The Asheville, N.C.-based health system added Cerner Patient Observer to six neurosciences unit patient beds in August 2015. During the study, the average falls rate – as measured per 1,000 patient days of care – dropped from four per month to zero.
Mission Health pilots Cerner Patient Observer, results in zero falls, ROI and planned future enhancements
Mission Health is piloting a brand new observation solution to help reduce patient falls, especially falls with injury. Through a testing partnership with Cerner, the Asheville, N.C.-based health system added Cerner Patient Observer to six neurosciences unit patient beds in August 2015.
During the 3-month study, the average falls rate – as measured per 1,000 patient days of care – dropped from four per month to zero.
“Falls are something that several well intentioned interventions have not solved,” said Marc Westle, DO, FACP, senior vice president of innovation. “No one wants their patient hurt, and it causes unreimbursed costs.”
Patient falls can cause increased lengths of stay and greater liability. According to a study published by The Joint Commission, a fall with injury costs an average of $14,000. By preventing just 20 falls with injury, a hospital could save near a quarter of a million dollars.
“Any unit with a falls problem should have this solution,” said Westle.
The pilot project, led by the Mission Center for Innovation, began with an introduction of the technology in 2015. Through a rigorous process of defining a falls risk use case, Mission Center for Innovation collaborated with Mission Hospital's Neurosciences unit, which had a complex patient demographic and a historically high falls rate.
The Neurosciences clinical team developed a fall risk algorithm to identify the “highest risk” patients admitted to the unit. Patients meeting specific criteria and thereby identified as candidates were informed of the new technology and monitored during their stay.
Frequent project meetings were held to discuss the pilot results and identify opportunities for improvement. These improvements, both process and technology related, were then shared with Cerner and used to optimize the solution.
“Even with the early versions of the software we had very few problems, and we were able to create shortcuts for our users and reduce the number of clicks needed for basic functionality,” said Randy Burkert, manager of Mission Center for Innovation.
The team effort and overall collaboration between Mission Health and Cerner resulted in not only improving the technology, but building an efficient clinical workflow to enhance overall patient care.
Traditional approaches to monitoring patients with a falls risk often include the use of a sitter stationed in the room with each patient.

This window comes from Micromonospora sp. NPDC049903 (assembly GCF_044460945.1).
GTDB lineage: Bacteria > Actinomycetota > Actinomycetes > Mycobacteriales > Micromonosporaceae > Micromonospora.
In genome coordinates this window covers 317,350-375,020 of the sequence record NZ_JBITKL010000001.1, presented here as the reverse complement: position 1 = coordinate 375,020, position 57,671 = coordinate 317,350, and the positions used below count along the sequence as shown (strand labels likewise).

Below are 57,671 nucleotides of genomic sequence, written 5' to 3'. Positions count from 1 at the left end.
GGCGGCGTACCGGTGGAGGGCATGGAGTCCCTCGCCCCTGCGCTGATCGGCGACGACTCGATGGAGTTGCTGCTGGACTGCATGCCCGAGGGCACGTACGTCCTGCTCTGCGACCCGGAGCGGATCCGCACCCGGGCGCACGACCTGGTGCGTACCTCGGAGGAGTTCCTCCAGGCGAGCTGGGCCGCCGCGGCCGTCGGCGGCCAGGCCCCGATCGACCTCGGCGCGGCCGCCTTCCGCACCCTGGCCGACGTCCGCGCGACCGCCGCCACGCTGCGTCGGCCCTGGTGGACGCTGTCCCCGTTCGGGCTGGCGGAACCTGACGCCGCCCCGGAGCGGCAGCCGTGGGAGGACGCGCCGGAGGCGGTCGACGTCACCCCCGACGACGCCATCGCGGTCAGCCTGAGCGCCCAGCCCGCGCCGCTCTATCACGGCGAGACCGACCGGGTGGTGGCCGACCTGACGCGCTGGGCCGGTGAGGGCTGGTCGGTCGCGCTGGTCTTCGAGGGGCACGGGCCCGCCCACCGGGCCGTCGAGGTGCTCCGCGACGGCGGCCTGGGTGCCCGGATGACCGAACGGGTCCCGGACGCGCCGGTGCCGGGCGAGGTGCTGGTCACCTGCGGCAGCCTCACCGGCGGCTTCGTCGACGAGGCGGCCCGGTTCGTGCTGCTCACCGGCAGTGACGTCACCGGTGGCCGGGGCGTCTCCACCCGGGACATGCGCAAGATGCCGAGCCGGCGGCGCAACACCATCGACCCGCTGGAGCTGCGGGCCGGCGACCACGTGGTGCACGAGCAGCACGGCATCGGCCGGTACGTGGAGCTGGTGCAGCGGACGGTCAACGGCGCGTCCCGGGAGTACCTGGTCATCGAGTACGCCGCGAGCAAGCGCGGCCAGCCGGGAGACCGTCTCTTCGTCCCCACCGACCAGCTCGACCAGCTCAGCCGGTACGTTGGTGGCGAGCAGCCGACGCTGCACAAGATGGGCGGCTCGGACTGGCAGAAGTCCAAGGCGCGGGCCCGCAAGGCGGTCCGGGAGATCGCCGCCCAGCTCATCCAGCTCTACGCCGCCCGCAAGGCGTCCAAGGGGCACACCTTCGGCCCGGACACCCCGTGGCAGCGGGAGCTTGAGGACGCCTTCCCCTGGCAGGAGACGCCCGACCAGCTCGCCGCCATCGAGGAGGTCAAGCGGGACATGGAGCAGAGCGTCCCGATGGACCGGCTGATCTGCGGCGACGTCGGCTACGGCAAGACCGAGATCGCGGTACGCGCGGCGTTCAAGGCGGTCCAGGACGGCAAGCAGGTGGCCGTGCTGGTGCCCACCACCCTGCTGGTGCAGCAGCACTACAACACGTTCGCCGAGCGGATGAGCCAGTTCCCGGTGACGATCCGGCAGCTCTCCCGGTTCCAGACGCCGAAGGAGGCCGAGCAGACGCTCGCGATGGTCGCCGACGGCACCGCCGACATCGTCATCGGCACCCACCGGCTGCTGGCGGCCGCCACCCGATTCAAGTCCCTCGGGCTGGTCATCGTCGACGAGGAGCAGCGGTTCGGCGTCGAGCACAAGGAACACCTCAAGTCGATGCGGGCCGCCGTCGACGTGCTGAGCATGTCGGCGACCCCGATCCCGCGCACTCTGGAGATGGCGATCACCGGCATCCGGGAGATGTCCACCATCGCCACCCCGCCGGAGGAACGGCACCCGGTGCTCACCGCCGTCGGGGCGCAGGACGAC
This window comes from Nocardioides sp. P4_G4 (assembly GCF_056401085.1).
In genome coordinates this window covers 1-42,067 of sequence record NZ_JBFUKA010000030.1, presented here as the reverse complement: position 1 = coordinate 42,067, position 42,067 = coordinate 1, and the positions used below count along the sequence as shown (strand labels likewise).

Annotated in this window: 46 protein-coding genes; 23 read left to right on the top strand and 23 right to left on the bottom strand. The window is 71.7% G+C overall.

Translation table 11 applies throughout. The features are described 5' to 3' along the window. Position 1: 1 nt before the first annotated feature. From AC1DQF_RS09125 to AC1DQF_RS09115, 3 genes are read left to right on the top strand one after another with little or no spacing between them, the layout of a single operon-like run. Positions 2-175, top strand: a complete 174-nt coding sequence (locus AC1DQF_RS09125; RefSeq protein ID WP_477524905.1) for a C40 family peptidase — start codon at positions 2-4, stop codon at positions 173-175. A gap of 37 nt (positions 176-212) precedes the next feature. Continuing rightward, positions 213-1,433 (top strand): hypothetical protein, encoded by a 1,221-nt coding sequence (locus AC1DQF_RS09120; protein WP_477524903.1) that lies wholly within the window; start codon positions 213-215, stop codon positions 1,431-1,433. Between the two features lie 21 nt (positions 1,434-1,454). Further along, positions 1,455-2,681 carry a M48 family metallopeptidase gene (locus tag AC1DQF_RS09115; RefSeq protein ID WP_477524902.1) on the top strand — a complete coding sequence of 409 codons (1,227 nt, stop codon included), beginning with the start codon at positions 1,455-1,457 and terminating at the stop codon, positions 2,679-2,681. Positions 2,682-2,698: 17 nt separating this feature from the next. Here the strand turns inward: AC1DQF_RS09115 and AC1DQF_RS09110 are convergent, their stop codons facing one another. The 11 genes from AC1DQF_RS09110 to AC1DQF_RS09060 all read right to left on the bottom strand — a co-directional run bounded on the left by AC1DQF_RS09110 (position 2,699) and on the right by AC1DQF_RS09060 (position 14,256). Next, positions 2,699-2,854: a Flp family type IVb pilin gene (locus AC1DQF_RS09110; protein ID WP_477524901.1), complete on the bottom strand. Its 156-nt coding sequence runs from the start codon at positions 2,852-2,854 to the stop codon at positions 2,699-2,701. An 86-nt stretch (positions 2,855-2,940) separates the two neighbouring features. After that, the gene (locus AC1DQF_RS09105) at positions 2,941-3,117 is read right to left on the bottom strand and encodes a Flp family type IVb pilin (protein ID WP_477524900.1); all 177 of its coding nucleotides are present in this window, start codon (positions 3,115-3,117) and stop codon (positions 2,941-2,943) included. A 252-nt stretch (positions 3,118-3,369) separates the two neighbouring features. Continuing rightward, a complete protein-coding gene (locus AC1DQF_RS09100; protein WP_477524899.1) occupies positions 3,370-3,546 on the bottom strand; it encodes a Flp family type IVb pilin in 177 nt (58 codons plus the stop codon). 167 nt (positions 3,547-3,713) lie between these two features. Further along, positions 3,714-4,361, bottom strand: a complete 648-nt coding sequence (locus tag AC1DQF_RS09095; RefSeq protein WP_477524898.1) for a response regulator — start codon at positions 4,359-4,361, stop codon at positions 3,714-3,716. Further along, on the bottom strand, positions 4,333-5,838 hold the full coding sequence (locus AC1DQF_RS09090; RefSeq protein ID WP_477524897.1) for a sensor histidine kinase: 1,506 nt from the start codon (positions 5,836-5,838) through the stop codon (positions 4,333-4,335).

The challenges with physical one-to-one sitters are at least two fold. First, sitter resources are limited and may not be available as patient needs are presented. Second, sitter costs add up quickly and can account for a significant portion of a unit’s budget.
With the help of Cerner Patient Observer, Mission Health can now monitor six in-room patients with a single remote monitoring technician from a single remote monitoring station.
The remote monitoring technician uses the solution’s 3D cameras to create “motion zones” around the patient’s bed or chair. When movement is detected in an “alert zone,” the system alerts the remote monitoring technician. That person can intervene immediately and remotely redirect the patient using the solution’s two-way audio, and escalate as needed.
“The camera systems are available, rapidly deployed and easily set-up in the patient room,” said Burkert.
Additionally, the system allows for Mission Health to avoid excessive sitter costs while increasing patient safety. The example below shows both documented and projected cost avoidance.
With six cameras and a 94-day pilot, Mission Health was able to monitor 8,615 patient hours. This is equivalent to $103,380 in one-to-one sitter costs that were avoided by successful use of the patient observer solution. With plans to expand to 72 cameras across the enterprise, this would equate to 401,189 patient monitoring hours per year, equivalent to $4.8 million in avoided sitter costs.
Additionally, leadership believes they haven’t yet tapped the full monitoring potential of the solution and a plan is in place to optimize the ratio of patients per monitor technician. When taking into consideration the cost for the monitor technicians and increasing the ratio even slightly, annualized cost avoidance estimates are still close to $4.0 million.
The move to Cerner Patient Observer is the first step of Mission Health’s plan for enterprise-wide just-in-time communication.
“Preventing a fall is critically important; however, this is also about using technology in a patient-centered approach to better communicate with patients,” said Westle. "The technology has the potential to improve overall communications between the patient and the right care team member, at the right time.”
Mission Health plans to complement patient observation with Cerner’s device integration offerings, including its smartphone communication solution, CareAware Connect. The solution will allow care teams to automate alerts and create secure text communication.